Imagine that inside of you is a mysterious, hidden landscape. Your favorite people and places reside there, as do characters from real life and from books and movies you have seen. Your greatest fears lurk in the shadows, and the weather changes with your mood. A king rules the land and controls the little dramas that play out day-to-day. A poor ruler is willful and impassioned and doesn’t control his borders, so evil people work their way into his advisory council and monsters ravage his lands. A good ruler is welcoming but firm, reasoned but not insensitive, and wise and just. We crown the ruler of this secret place, or, frequently, we don’t choose a king, and the loudest, most charismatic contender wins.
This interior landscape is just a way of looking at the inner life of our soul. We would certainly love it to be all sunshine, harmony and roses. But sometimes it feels as though we are not in control of this hidden kingdom. Perhaps you would like to be. It helps to be a little technical first to see how we are able to be in charge. By our very nature, we are made in the image and likeness of God (Gn 1:26). This means at the most basic level that we have the freedom to choose our actions and the ability to understand them. Our soul has an intellect, through which we understand truth, and a will, which allows us to be attracted towards something good and act on that desire. Let’s imagine that each of these powers is a great lord in our hidden land, and they can fight together as friends or be at odds and vie for control of the kingdom.
Now, in an ideal world, both our intellect and our will focus on something true and good. But, often the intellect and will arenot in sync. For example, it is easy to desire with our mind to have a productive day, but we find ourselves doing any small task other than the one we ought to finish. This inner conflict is a common theme throughout humanity, and even St. Paul struggled with it. He said, “What I do, I do not understand. For I do not do what I want, but I do what I hate” (Rom 7:15). Sometimes this happens because our desire for comfort or approval is stronger than our commitment to what we know is truly good. To return to our inner landscape analogy, we have allowed a weak king intoxicated by passion to rule our land! When the disciples couldn’t stay awake to pray in the garden with Jesus, he acknowledged, “The spirit is willing, but the flesh is weak” (Mt 26:41). So, if we desire peace and if we recognize there’s a problem when we try to do good things, how do we fix it?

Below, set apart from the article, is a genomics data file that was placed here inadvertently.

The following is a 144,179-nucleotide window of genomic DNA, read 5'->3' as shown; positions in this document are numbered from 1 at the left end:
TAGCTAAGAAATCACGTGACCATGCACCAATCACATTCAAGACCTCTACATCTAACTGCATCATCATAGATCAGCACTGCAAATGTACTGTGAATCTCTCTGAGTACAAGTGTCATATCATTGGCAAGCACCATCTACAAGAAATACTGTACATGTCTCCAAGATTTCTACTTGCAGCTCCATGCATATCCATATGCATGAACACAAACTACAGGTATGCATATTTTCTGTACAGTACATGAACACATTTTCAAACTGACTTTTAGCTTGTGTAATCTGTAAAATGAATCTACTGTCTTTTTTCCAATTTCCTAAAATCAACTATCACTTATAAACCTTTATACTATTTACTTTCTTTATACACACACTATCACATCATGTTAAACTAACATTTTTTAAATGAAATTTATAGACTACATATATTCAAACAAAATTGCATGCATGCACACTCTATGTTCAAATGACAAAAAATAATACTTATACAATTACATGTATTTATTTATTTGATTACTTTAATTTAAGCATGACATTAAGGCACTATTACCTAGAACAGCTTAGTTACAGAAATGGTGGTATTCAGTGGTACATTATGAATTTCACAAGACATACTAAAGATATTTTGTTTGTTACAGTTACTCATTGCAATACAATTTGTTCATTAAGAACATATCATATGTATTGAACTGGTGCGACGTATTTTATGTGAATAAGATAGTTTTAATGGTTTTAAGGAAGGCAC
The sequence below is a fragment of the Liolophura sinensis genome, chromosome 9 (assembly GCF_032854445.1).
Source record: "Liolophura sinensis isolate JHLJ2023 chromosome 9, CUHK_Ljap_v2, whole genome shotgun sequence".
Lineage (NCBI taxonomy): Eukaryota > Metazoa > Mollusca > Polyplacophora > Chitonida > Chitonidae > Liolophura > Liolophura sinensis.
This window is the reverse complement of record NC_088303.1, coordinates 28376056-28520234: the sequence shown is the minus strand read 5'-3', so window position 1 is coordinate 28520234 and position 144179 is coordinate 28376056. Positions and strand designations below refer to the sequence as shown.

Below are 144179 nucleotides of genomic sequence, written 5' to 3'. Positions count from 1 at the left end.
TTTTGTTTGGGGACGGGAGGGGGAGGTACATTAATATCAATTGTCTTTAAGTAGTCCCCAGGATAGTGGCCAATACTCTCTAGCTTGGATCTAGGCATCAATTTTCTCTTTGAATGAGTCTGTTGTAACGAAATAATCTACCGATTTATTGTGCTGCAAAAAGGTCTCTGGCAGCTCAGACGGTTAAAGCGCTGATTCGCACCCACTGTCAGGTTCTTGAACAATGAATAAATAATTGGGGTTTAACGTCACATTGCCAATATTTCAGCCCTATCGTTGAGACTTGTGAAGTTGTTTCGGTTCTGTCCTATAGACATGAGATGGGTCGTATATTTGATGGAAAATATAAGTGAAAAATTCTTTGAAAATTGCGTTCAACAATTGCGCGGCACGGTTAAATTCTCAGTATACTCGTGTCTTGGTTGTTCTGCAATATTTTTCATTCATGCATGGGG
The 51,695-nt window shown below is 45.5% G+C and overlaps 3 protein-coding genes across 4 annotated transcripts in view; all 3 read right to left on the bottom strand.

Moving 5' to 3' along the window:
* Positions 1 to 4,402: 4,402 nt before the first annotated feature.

We often feel a lack of peace for three main reasons:
1. What we think is true is a lie or only partially true.
2. What we desire is not good or is a lesser or tainted good.
3. Our feelings are too powerful for our minds to control our desires and actions.
Have you ever found out something you thought was true was false and felt like your world was rocked? In moments
like this, we realize how much our thoughts affect our actions. It’s easy to assume that we know everything necessary to make a good choice, but too often we only look for answers in places that echo our own feelings. We must stop to align our emotions and our inner world with reality. We can do this by developing logic skills, researching and turning to the wisdom of the Catholic Church. Since God is the source of truth, the first apostles and leaders of the Church focused on applying Christ’s teachings to everyday situations. That means that a blueprint has already been set, and learning more about what the Church teaches actually gives you greater freedom to know that you are making choices based on centuries of thought and practice, rather than relying only on your own experience. In contrast, the devil likes to use lies to discourage us. When you hear a subtle voice (or maybe a loud one from a person in front of you) telling you that you are not enough, not valued or not called to do beautiful things with your life, that is the Father of Lies speaking. Replace those lies with truths that come from Scripture and prayer. And crown Reason, or better yet, Christ, the Word of God, as the king of your heart.
The next step is understanding what is actually good. God is good. Things that exist are good (supposedly, this includes mosquitoes and people who click pens). Things and actions that preserve the existence and thriving of a created being are good. For example, water and light are good for trees to grow. And for humans who can think, laugh and love, virtues and moral actions that serve the rights of others are good too. This is beyond a Darwinian concept of success, but we can see that virtues like self-control, patience and generosity help human community to thrive and lead to inner happiness for those who act virtuously.